Confronting the fantastical and inexplicable three-dimensional forms Miró created, his biographer, Jacques Dupin, has written, “Miró was the drunken sculptor who staggered but did not fall, who pursued his tight-rope dance among malicious spirits taking form, and answering to his step. It was just a game, but a game in which all the danger lay – in this similar to the delirium of sleep, where minuscule creatures take on gigantic dimensions… And the only way we may face them is to submit them to our own personal whims or to submit to theirs: this is the rule of reciprocity of these works. Each partner is vulnerable, each awaiting that the other affirm his existence.” (J. Dupin, Miró, Barcelona, 1993, p. 382)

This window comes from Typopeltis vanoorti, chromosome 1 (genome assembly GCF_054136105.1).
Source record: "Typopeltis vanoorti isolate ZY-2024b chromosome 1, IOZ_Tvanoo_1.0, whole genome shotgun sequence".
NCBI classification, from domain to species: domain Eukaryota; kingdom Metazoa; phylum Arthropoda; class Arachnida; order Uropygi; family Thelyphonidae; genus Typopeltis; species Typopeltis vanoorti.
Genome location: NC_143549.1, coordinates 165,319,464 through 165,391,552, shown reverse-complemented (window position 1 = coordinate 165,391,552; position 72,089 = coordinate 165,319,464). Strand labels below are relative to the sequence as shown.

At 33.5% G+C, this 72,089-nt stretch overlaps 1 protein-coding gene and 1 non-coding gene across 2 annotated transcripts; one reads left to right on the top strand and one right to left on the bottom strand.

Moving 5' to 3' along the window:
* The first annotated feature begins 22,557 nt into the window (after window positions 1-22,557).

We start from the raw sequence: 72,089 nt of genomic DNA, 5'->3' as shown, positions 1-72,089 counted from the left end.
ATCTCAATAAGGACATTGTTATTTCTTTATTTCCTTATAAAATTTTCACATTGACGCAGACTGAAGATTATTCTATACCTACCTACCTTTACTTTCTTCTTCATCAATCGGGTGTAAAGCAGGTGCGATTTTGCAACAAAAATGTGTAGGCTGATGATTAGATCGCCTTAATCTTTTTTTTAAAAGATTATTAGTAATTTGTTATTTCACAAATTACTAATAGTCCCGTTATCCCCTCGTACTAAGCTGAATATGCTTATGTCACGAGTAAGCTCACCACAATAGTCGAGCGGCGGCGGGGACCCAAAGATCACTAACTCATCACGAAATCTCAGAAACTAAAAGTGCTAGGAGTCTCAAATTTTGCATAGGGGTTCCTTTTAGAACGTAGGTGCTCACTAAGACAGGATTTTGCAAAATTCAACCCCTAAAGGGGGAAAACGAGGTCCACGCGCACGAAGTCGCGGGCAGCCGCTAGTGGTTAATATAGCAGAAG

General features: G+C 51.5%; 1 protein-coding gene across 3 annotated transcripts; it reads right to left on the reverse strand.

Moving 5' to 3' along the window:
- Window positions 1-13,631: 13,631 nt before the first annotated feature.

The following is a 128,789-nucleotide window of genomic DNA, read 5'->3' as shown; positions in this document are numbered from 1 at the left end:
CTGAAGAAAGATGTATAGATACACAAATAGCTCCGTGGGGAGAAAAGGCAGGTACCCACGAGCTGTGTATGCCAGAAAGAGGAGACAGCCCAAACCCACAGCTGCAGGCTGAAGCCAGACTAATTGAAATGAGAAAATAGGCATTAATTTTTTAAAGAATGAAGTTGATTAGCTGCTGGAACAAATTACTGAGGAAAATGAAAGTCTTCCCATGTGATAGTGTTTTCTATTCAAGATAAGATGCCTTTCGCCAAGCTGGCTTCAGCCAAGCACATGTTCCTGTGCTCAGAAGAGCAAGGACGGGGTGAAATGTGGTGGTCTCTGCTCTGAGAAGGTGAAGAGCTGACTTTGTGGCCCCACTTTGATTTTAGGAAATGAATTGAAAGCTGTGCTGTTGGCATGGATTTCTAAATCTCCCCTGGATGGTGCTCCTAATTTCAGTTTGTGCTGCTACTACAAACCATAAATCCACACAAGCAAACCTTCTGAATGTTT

Miró experimented with a variety of media in the creation of his sculptures. He worked in ceramic as well as the more traditional method of modeling in clay for casting in bronze. One of his great innovations was the employment of found materials, which he either uniquely assembled in a collage fashion or cast in bronze for integration with freely modeled forms. While the processes and materials that make up Miró’s sculptures can be described and identified, an explanation or interpretation of the specific forms continuously eludes us. Just as Dupin views the works as independent presences that exist by their own logic, Joan Texidor notes, “The personages now achieve a more self-assured forcefulness, they have become guardian effigies. We could, thus, justly qualify them as enormous. And enormity is precisely the first feature to impress us. Yet, slowly, the initial impression of their massiveness shifts toward other sensations. Finally, we clearly sense that these enigmatic totems have once again arisen before us to question us.” (quoted in ibid., p. 382)
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